• How are you defining “content”? Many people forget to answer this critical question. I have my own ideas about what content is, but your definition will depend on your situation. You may need to break “content” down into smaller distinct categories. For example, if you define content as “text,” you may need to define several types of text (marketing vs. help text, intro paragraphs vs. sidebars, etc.). List each component or distinct type of content individually—they may need to be measured differently.
  • What does the content help the user do? In other words, what is the function of the content? Most project teams identify high-level user tasks, but they don’t go deep enough. You need to get into the dirty details. For each piece of content, list as many functions as you can and rank them in order of importance. The more explicit the function, the better. For example, instead of saying the “content on our furniture store website facilitates the buying process,” you might say content on a product detail page needs to:
  • Accurately describe the furniture
  • Justify the cost of the furniture
  • Provide clear details about furniture customization options
  • Guide the user through the purchase process
  • What are the desired characteristics of the content? In addition to function, most organizations want content to have certain traits. For example, they may want it to be professional (no spelling errors) or “on brand.” Again, the more information you can gather about these characteristics, the more easily you will be able to measure them.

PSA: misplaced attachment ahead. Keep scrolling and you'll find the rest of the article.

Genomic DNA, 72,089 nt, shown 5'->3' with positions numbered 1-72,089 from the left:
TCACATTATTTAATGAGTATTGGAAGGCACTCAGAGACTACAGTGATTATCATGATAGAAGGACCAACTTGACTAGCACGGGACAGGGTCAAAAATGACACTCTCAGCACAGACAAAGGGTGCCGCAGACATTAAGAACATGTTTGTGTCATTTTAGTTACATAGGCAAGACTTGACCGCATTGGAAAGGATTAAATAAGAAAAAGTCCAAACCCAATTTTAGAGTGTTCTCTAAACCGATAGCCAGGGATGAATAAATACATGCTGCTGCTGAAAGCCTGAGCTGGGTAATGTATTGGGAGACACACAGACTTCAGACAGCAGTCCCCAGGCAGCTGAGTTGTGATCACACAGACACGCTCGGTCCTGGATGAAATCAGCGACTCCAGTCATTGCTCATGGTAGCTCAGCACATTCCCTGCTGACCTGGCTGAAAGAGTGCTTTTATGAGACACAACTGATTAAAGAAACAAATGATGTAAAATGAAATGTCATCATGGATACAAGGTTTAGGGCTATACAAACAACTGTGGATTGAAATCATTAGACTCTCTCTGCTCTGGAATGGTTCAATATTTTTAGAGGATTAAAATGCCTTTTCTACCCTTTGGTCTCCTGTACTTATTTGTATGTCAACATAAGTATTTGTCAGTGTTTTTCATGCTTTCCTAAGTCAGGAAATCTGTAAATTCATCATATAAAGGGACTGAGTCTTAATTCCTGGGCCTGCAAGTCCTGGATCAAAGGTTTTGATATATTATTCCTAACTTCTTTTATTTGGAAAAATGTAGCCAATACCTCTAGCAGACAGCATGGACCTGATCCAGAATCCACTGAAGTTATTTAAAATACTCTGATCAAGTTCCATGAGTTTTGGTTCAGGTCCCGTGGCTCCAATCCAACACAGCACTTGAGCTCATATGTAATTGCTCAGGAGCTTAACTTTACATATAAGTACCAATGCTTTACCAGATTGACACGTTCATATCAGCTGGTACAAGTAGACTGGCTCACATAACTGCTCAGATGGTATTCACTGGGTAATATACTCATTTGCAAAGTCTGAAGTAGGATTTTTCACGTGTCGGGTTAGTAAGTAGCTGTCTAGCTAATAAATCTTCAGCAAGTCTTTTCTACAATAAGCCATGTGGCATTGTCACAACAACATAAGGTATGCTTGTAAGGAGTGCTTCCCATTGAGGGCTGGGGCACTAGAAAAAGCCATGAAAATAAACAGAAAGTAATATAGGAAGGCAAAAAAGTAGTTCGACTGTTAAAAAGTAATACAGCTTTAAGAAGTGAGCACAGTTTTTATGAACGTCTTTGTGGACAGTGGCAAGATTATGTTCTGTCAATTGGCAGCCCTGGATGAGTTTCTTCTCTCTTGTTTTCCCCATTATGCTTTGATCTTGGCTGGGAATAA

3. Assign values to your functions and characteristics

This step really pushes content people out of their comfort zone, because it involves math. And assumptions. I promise it’s not as hard as you think.

For each of the functions and characteristics you identified, assign a value based on data or educated assumptions. (You can use monetary amounts, percentages, or arbitrary point systems. Just as long as you use numbers.) Document all of the data and assumptions you use, so you can show them to your stakeholders later, if necessary.

Using our furniture website example from above, assigning values can go something like this:

  • The average chair costs $500
  • Analytics show that 50 people start the process of purchasing a chair online every day, but only 10 finish the process
  • User research shows that the instructions on the purchase pages are very confusing
  • We assume 5-10 people leave the purchasing process because of something unrelated to the site, and 5-10 leave the process when they see the shipping costs
  • We assume the remaining 20-30 people would complete the purchasing process if the instructions were more helpful
  • Therefore, the value of the instructional content is likely around $300,000-450,000 per month ($500 x 20-30 people x 30 days)
  • The cost of fixing the content is approximately $25,000

(In this case, we can prove with a large amount of certainty that the price of the project is worth doing!)

A lot of work? Yes. Worth it? Absolutely.